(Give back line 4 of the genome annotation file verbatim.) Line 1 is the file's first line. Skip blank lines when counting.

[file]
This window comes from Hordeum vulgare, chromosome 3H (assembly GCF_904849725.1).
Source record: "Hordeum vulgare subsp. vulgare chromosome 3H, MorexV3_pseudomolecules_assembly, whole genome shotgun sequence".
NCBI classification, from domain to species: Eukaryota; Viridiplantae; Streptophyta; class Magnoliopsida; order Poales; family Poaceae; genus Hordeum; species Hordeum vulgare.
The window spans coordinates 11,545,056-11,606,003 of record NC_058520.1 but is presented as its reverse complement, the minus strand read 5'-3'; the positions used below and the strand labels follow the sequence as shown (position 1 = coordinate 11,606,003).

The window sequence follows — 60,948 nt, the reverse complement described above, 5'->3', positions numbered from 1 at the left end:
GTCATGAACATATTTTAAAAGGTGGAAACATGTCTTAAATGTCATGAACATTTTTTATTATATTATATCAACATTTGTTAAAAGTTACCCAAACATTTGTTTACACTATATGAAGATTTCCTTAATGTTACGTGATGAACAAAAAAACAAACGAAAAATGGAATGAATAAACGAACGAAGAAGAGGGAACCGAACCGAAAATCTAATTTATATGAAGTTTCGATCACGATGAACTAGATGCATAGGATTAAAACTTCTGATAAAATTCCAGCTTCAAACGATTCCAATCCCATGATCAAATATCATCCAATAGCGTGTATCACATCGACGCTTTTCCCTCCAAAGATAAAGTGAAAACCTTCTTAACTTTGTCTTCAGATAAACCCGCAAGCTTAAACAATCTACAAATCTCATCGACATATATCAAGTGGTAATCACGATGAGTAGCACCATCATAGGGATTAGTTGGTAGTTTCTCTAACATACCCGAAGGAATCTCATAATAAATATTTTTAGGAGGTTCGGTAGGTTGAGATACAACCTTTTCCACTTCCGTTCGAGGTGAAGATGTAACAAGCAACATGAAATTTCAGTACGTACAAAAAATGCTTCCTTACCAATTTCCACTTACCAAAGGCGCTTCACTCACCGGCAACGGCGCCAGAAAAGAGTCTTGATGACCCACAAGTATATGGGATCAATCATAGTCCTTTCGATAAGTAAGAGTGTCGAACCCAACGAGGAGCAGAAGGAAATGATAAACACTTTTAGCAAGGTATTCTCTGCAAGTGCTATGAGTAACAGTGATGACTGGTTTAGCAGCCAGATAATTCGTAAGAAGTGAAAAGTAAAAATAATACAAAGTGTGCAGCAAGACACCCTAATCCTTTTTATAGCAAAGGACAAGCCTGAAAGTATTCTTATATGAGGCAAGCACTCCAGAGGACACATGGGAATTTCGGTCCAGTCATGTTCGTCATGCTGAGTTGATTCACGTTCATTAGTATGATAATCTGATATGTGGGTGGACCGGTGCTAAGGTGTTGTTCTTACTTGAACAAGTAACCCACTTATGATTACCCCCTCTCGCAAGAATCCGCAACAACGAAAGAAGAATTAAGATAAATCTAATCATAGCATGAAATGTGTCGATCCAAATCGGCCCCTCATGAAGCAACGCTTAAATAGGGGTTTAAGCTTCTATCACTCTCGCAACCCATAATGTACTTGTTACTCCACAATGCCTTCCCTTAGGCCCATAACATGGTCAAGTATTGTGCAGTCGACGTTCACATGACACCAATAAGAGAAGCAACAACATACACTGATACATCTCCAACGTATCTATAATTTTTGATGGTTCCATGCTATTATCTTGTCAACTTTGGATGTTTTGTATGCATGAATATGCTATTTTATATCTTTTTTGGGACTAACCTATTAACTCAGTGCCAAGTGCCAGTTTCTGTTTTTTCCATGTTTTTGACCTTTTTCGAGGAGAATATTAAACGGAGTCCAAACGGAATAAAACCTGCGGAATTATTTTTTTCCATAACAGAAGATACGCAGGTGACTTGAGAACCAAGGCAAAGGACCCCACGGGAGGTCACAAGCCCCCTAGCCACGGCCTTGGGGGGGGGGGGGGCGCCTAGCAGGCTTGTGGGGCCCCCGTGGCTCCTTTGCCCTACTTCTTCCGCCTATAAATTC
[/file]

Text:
The window spans coordinates 11,545,056-11,606,003 of record NC_058520.1 but is presented as its reverse complement, the minus strand read 5'-3'; the positions used below and the strand labels follow the sequence as shown (position 1 = coordinate 11,606,003).